Fabien Cousteau (pictured) is planning an undersea living expedition similar to one his famed grandfather undertook in 1963, but going deeper and one day longer. The Aquarius lab will be home base for 31 days.
Kip Evans/Mission Blue)
Half a dozen half-naked men are sitting around, talking, drinking, and smoking in Starfish House, 33 feet below the surface of the Red Sea. It’s 1963. Among them is ocean explorer Jacques-Yves Cousteau — still clad in his silver diving suit — commandant of the first undersea village.
That scene comes early on in “World Without Sun,” the Oscar-winning documentary released in 1964. It provided moviegoers with a window into the underwater world of oceanauts living and working for a month in “inner space.”
Now, 50 years later, Fabien Cousteau, grandson of the famed ocean explorer, is planning a similar expedition but going deeper and one day longer. And you won’t have to wait for the movie to come out — you can watch Mission 31 unfold in real time.
Next spring, Cousteau and five others will dive down to Aquarius Reef Base, an undersea lab 63 feet down in the Florida Keys National Marine Sanctuary. They plan to make the school-bus-size lab their home for 31 days, while exploring the deep and conducting scientific research (yes, there’s a documentary in the works) — all the while broadcasting the mission live.
Fabien Cousteau on his grandfather’s shoulders in 1970.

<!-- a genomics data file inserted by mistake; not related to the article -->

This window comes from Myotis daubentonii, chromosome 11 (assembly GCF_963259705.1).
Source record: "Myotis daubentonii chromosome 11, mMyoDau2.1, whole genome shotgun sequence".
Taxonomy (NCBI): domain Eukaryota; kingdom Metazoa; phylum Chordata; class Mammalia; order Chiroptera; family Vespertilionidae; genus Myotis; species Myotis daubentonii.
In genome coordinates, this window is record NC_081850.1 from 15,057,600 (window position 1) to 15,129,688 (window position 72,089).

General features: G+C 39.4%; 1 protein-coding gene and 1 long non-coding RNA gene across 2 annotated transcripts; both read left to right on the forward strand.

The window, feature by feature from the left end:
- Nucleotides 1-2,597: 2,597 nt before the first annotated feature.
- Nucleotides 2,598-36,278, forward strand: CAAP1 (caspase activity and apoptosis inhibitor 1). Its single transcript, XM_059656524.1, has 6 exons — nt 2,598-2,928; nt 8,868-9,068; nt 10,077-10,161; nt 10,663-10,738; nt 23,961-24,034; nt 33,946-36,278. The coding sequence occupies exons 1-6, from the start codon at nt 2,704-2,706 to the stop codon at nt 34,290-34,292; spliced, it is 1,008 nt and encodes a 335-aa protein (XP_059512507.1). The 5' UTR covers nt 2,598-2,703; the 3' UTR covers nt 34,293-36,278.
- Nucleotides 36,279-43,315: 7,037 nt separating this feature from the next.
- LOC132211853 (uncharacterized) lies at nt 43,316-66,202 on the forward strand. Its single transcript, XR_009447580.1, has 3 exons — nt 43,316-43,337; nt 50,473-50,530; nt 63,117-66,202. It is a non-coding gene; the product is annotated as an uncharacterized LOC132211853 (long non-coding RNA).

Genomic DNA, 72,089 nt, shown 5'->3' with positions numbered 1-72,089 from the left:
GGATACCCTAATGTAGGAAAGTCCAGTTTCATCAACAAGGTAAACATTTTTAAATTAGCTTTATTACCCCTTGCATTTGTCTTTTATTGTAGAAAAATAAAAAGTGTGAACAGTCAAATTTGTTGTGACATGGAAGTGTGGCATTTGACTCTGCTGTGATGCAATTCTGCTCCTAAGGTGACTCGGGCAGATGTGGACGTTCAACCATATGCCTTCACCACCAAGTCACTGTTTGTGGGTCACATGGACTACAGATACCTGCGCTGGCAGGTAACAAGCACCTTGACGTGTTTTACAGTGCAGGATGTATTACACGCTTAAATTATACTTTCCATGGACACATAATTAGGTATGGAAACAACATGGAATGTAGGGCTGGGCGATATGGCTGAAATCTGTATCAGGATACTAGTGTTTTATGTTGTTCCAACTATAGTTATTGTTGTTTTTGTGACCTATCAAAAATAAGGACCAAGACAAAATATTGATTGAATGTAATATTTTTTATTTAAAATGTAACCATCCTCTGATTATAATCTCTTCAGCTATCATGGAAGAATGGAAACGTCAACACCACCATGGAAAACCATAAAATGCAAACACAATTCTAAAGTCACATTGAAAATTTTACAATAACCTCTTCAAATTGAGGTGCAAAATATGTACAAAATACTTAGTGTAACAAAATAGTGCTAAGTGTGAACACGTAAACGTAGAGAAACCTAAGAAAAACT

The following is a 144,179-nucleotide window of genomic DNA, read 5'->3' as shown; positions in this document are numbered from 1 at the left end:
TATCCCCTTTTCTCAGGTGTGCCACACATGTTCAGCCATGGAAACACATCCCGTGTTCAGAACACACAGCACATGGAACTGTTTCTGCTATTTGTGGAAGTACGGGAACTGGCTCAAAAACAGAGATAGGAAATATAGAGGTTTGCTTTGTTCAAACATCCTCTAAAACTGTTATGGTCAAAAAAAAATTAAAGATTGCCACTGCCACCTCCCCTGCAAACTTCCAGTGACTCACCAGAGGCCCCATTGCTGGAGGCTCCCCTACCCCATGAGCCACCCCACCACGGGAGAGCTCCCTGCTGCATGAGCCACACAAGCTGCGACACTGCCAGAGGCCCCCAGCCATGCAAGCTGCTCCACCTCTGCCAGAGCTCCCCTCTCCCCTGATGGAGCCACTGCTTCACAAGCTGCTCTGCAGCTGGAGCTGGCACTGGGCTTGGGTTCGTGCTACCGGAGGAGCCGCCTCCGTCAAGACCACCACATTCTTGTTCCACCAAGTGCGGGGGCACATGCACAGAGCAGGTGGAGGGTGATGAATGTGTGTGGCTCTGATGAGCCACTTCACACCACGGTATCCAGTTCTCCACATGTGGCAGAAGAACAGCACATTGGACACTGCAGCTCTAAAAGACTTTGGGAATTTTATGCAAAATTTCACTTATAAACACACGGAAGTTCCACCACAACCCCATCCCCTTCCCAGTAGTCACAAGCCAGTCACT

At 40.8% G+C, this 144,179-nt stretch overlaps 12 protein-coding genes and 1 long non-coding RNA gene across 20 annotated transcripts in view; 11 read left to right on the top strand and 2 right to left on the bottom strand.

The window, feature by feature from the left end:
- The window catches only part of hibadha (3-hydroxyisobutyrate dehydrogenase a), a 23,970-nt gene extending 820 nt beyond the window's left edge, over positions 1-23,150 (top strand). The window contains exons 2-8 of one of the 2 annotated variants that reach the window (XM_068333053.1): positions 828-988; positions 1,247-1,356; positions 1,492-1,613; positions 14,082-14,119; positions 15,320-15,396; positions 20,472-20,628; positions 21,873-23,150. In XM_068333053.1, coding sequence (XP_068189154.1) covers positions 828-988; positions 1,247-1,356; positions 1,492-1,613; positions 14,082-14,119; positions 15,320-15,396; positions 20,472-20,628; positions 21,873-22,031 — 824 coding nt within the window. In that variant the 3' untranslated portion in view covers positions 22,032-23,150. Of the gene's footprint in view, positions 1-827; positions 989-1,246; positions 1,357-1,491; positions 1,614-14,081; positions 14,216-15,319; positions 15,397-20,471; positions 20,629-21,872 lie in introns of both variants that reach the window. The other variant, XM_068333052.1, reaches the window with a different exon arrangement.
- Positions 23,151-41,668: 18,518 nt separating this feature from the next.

“We’re in a whole new generation,” said Cousteau, 46, a filmmaker and ocean explorer like his grandfather. During the last half of the 20th century, film and TV audiences became immersed in the undersea world of Jacques Cousteau, who was 87 when he died in 1997. “The Internet was in its nascent stage at the end of his life, so he never got a chance to reach out through that medium,” he said.
Though time has advanced and so has technology, one thing hasn’t changed much. “The reality is that we’ve explored less than 5 percent of our ocean to date,” Cousteau said. So there are still a lot of stories to tell, and discoveries and adventures to be had, he said. “In essence we’re hoping to continue on where my grandfather left off.”
But it’s not just by symbolically going deeper and one day longer than the 1963 expedition, he said. “There’s a human-ocean connection that hadn’t really been fathomed — or certainly not enough — that we need to emphasize now.”
During the expedition, the aquanauts will conduct scientific research on how climate change, overconsumption, and pollution are affecting the health of the ocean. The aquanauts themselves will become specimens too, participating in experiments on the physiological and psychological effects of living under the sea — and without sun — for a month.
Cousteau describes Mission 31 as “an underwater classroom,” where he and his team will share their discoveries with viewers — through daily Skype video calls with students around the world, live reports on the Weather Channel, and real-time updates on social media.
“I think there’s a way to wow today’s generation in a way that [my grandfather] did, maybe by engaging them in a more real-time sort of way with more alternative kind of media,” he said.
The 50th anniversary of his grandfather’s experiment in undersea living, known as Conshelf Two, comes at an opportune time for updating our knowledge too, he said.
Get Cousteau talking about the changes he’s witnessed during his time in and around the ocean and he’ll take an Aquaman-like dive into the scientific research as well. Caused “just by the actions of one species,” the changes are both fascinating and scary, he said.